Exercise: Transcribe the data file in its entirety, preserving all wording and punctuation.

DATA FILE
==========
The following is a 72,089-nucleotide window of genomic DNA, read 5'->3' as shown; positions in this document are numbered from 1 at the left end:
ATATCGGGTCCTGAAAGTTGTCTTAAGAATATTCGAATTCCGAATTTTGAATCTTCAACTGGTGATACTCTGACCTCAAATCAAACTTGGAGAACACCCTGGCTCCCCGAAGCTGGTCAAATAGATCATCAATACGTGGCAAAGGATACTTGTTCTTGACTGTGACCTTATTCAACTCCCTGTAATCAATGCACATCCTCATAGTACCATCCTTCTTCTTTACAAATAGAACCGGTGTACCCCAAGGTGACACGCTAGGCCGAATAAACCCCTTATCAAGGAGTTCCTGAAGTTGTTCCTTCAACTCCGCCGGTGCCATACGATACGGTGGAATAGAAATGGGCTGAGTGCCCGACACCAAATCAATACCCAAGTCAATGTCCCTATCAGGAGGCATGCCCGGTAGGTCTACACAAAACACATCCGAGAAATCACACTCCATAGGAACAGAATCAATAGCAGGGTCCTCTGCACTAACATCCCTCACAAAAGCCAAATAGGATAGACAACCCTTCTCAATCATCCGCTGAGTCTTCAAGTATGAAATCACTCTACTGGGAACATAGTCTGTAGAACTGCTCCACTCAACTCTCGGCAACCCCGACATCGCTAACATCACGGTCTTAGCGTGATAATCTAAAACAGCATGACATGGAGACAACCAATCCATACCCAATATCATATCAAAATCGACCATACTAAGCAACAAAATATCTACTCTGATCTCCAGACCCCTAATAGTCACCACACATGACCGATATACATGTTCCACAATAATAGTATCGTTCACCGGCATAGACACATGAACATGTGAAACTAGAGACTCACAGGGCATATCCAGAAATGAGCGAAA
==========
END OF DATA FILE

The following is a 72,089-nucleotide window of genomic DNA, read 5'->3' as shown; positions in this document are numbered from 1 at the left end:
ATATCGGGTCCTGAAAGTTGTCTTAAGAATATTCGAATTCCGAATTTTGAATCTTCAACTGGTGATACTCTGACCTCAAATCAAACTTGGAGAACACCCTGGCTCCCCGAAGCTGGTCAAATAGATCATCAATACGTGGCAAAGGATACTTGTTCTTGACTGTGACCTTATTCAACTCCCTGTAATCAATGCACATCCTCATAGTACCATCCTTCTTCTTTACAAATAGAACCGGTGTACCCCAAGGTGACACGCTAGGCCGAATAAACCCCTTATCAAGGAGTTCCTGAAGTTGTTCCTTCAACTCCGCCGGTGCCATACGATACGGTGGAATAGAAATGGGCTGAGTGCCCGACACCAAATCAATACCCAAGTCAATGTCCCTATCAGGAGGCATGCCCGGTAGGTCTACACAAAACACATCCGAGAAATCACACTCCATAGGAACAGAATCAATAGCAGGGTCCTCTGCACTAACATCCCTCACAAAAGCCAAATAGGATAGACAACCCTTCTCAATCATCCGCTGAGTCTTCAAGTATGAAATCACTCTACTGGGAACATAGTCTGTAGAACTGCTCCACTCAACTCTCGGCAACCCCGACATCGCTAACATCACGGTCTTAGCGTGATAATCTAAAACAGCATGACATGGAGACAACCAATCCATACCCAATATCATATCAAAATCGACCATACTAAGCAACAAAATATCTACTCTGATCTCCAGACCCCTAATAGTCACCACACATGACCGATATACATGTTCCACAATAATAGTATCGTTCACCGGCATAGACACATGAACATGTGAAACTAGAGACTCACAGGGCATATCCAGAAATGAGCGAAA